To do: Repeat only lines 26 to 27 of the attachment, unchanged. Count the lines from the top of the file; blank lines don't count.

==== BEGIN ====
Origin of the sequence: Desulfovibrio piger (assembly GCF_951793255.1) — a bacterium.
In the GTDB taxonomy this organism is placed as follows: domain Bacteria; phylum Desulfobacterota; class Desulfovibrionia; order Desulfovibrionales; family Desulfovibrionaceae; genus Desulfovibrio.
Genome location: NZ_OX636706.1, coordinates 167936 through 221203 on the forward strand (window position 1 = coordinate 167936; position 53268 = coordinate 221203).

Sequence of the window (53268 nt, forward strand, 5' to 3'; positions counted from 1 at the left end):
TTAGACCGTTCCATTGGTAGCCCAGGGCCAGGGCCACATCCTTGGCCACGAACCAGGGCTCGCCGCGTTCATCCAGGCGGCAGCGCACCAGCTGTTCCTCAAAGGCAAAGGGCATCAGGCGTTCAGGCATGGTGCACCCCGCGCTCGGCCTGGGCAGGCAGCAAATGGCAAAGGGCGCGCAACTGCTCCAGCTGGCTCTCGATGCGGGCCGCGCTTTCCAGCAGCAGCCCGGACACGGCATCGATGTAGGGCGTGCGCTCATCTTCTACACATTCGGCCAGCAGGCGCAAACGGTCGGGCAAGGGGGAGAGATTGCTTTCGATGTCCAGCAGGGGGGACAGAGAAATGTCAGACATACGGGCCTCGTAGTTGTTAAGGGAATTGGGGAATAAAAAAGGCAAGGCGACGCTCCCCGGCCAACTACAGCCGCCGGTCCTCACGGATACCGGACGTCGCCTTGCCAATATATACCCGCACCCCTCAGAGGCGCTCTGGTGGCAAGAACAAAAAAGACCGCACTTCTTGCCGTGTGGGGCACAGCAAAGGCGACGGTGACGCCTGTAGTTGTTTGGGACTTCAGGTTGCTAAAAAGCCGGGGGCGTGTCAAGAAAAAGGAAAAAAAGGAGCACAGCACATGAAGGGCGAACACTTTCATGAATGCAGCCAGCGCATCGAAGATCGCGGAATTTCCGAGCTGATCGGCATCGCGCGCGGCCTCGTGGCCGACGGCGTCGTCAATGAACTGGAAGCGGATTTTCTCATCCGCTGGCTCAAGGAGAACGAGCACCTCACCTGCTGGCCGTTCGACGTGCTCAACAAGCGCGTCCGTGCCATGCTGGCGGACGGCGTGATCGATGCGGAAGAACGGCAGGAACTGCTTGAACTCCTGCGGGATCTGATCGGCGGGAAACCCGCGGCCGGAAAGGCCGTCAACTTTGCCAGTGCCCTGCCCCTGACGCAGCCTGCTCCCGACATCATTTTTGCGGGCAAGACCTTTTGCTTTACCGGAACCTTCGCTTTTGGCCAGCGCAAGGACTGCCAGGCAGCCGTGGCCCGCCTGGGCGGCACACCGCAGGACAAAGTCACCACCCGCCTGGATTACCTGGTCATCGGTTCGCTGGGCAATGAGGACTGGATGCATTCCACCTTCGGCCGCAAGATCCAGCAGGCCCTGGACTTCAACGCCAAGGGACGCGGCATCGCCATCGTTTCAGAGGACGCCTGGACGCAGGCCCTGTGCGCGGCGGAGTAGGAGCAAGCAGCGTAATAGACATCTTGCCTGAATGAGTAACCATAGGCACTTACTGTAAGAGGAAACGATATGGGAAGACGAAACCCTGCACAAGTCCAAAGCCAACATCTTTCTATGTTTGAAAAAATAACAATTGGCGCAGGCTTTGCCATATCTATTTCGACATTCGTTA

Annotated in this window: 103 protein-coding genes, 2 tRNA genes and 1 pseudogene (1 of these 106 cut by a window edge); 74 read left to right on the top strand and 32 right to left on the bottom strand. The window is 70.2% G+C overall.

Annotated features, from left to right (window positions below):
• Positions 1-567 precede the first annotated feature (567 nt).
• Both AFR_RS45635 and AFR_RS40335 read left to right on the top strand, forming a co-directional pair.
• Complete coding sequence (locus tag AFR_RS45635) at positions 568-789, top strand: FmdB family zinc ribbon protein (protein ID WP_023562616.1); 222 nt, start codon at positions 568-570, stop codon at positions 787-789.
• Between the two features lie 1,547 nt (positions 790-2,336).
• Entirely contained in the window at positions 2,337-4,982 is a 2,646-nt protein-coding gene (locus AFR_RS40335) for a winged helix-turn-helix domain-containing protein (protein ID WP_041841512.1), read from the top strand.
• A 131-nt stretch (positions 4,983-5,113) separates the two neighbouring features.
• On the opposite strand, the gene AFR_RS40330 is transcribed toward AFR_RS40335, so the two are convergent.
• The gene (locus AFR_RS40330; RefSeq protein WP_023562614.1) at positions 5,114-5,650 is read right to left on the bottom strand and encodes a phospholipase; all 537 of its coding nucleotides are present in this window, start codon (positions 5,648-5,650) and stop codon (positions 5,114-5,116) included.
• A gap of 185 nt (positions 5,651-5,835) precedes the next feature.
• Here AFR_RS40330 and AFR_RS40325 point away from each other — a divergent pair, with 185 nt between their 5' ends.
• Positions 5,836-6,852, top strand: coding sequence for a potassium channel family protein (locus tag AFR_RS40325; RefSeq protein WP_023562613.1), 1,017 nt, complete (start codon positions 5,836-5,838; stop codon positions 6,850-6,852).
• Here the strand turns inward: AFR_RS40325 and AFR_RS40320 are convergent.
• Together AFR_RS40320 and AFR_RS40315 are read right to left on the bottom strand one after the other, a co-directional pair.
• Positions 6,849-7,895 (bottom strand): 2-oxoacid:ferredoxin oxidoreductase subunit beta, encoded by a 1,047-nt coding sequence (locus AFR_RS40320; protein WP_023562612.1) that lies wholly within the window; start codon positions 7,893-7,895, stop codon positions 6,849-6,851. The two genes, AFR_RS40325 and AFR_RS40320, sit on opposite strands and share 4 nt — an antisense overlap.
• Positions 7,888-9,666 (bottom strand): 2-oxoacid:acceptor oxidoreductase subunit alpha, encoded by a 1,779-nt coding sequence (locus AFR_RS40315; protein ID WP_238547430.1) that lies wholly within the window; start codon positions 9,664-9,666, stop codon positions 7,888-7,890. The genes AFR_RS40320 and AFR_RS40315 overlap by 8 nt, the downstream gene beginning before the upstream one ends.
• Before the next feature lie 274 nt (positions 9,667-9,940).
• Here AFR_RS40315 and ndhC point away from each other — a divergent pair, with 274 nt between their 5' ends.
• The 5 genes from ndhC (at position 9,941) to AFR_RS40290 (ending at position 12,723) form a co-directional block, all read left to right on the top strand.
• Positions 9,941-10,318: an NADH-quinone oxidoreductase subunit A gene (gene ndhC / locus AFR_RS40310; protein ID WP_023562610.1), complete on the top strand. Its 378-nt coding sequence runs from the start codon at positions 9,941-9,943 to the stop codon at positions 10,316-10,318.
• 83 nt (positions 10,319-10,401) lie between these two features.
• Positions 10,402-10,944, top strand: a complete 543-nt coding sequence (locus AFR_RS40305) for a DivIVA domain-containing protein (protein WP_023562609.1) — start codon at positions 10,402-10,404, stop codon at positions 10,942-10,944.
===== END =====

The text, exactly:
• Positions 9,941-10,318: an NADH-quinone oxidoreductase subunit A gene (gene ndhC / locus AFR_RS40310; protein ID WP_023562610.1), complete on the top strand. Its 378-nt coding sequence runs from the start codon at positions 9,941-9,943 to the stop codon at positions 10,316-10,318.
• 83 nt (positions 10,319-10,401) lie between these two features.